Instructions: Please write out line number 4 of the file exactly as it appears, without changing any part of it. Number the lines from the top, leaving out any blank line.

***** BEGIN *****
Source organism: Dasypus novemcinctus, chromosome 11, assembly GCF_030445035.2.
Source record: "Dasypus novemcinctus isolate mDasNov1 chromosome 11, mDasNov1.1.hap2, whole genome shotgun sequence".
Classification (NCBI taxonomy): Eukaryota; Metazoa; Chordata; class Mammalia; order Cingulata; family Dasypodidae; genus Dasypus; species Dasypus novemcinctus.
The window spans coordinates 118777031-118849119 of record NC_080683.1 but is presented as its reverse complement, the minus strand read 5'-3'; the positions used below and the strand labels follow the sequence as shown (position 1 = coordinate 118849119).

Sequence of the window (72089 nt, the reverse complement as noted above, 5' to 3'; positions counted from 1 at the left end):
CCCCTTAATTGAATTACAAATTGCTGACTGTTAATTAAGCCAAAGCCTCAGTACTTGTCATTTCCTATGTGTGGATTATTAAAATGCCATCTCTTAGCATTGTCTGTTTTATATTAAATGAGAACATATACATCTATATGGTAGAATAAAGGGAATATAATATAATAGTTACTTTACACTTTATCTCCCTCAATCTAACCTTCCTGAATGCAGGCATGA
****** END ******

The window spans coordinates 118777031-118849119 of record NC_080683.1 but is presented as its reverse complement, the minus strand read 5'-3'; the positions used below and the strand labels follow the sequence as shown (position 1 = coordinate 118849119).